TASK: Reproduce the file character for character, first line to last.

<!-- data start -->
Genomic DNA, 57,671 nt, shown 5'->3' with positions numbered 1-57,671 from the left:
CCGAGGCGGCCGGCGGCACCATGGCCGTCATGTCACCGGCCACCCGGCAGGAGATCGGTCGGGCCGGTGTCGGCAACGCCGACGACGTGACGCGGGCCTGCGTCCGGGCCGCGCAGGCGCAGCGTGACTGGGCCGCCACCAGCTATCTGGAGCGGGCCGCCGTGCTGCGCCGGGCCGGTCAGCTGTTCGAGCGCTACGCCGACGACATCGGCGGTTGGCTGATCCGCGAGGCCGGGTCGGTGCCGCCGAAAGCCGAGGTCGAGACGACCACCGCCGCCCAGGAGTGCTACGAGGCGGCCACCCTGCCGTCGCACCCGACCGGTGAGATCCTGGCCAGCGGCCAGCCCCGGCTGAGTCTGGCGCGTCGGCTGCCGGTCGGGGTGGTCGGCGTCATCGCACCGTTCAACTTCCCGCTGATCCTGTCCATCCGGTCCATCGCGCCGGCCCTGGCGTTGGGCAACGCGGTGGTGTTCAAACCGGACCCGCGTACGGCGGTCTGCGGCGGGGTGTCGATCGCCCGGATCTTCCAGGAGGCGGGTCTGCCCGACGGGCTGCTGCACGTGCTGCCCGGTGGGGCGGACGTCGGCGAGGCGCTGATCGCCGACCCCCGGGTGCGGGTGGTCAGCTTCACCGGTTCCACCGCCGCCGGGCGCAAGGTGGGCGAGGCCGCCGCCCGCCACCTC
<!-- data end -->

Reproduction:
Genomic DNA, 57,671 nt, shown 5'->3' with positions numbered 1-57,671 from the left:
CCGAGGCGGCCGGCGGCACCATGGCCGTCATGTCACCGGCCACCCGGCAGGAGATCGGTCGGGCCGGTGTCGGCAACGCCGACGACGTGACGCGGGCCTGCGTCCGGGCCGCGCAGGCGCAGCGTGACTGGGCCGCCACCAGCTATCTGGAGCGGGCCGCCGTGCTGCGCCGGGCCGGTCAGCTGTTCGAGCGCTACGCCGACGACATCGGCGGTTGGCTGATCCGCGAGGCCGGGTCGGTGCCGCCGAAAGCCGAGGTCGAGACGACCACCGCCGCCCAGGAGTGCTACGAGGCGGCCACCCTGCCGTCGCACCCGACCGGTGAGATCCTGGCCAGCGGCCAGCCCCGGCTGAGTCTGGCGCGTCGGCTGCCGGTCGGGGTGGTCGGCGTCATCGCACCGTTCAACTTCCCGCTGATCCTGTCCATCCGGTCCATCGCGCCGGCCCTGGCGTTGGGCAACGCGGTGGTGTTCAAACCGGACCCGCGTACGGCGGTCTGCGGCGGGGTGTCGATCGCCCGGATCTTCCAGGAGGCGGGTCTGCCCGACGGGCTGCTGCACGTGCTGCCCGGTGGGGCGGACGTCGGCGAGGCGCTGATCGCCGACCCCCGGGTGCGGGTGGTCAGCTTCACCGGTTCCACCGCCGCCGGGCGCAAGGTGGGCGAGGCCGCCGCCCGCCACCTC